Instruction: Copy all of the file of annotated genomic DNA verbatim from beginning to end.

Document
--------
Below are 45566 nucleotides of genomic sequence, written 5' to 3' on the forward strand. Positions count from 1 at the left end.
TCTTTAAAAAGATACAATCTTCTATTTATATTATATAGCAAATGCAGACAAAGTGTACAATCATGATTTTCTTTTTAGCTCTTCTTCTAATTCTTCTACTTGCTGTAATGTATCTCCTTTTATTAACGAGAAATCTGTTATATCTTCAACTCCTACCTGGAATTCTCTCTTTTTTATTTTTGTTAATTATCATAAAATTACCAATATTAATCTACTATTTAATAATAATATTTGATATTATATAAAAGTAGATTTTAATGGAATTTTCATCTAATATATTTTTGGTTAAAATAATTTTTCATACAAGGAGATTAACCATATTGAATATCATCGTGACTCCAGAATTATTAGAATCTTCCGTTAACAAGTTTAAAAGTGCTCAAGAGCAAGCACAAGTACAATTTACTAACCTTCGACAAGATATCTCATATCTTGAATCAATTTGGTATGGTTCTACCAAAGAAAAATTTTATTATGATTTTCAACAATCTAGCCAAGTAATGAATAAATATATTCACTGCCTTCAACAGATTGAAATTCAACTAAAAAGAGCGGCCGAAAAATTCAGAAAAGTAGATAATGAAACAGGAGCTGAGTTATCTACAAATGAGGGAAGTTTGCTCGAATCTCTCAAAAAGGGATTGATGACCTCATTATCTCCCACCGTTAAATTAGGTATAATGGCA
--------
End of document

Below are 45566 nucleotides of genomic sequence, written 5' to 3' on the forward strand. Positions count from 1 at the left end.
TCTTTAAAAAGATACAATCTTCTATTTATATTATATAGCAAATGCAGACAAAGTGTACAATCATGATTTTCTTTTTAGCTCTTCTTCTAATTCTTCTACTTGCTGTAATGTATCTCCTTTTATTAACGAGAAATCTGTTATATCTTCAACTCCTACCTGGAATTCTCTCTTTTTTATTTTTGTTAATTATCATAAAATTACCAATATTAATCTACTATTTAATAATAATATTTGATATTATATAAAAGTAGATTTTAATGGAATTTTCATCTAATATATTTTTGGTTAAAATAATTTTTCATACAAGGAGATTAACCATATTGAATATCATCGTGACTCCAGAATTATTAGAATCTTCCGTTAACAAGTTTAAAAGTGCTCAAGAGCAAGCACAAGTACAATTTACTAACCTTCGACAAGATATCTCATATCTTGAATCAATTTGGTATGGTTCTACCAAAGAAAAATTTTATTATGATTTTCAACAATCTAGCCAAGTAATGAATAAATATATTCACTGCCTTCAACAGATTGAAATTCAACTAAAAAGAGCGGCCGAAAAATTCAGAAAAGTAGATAATGAAACAGGAGCTGAGTTATCTACAAATGAGGGAAGTTTGCTCGAATCTCTCAAAAAGGGATTGATGACCTCATTATCTCCCACCGTTAAATTAGGTATAATGGCA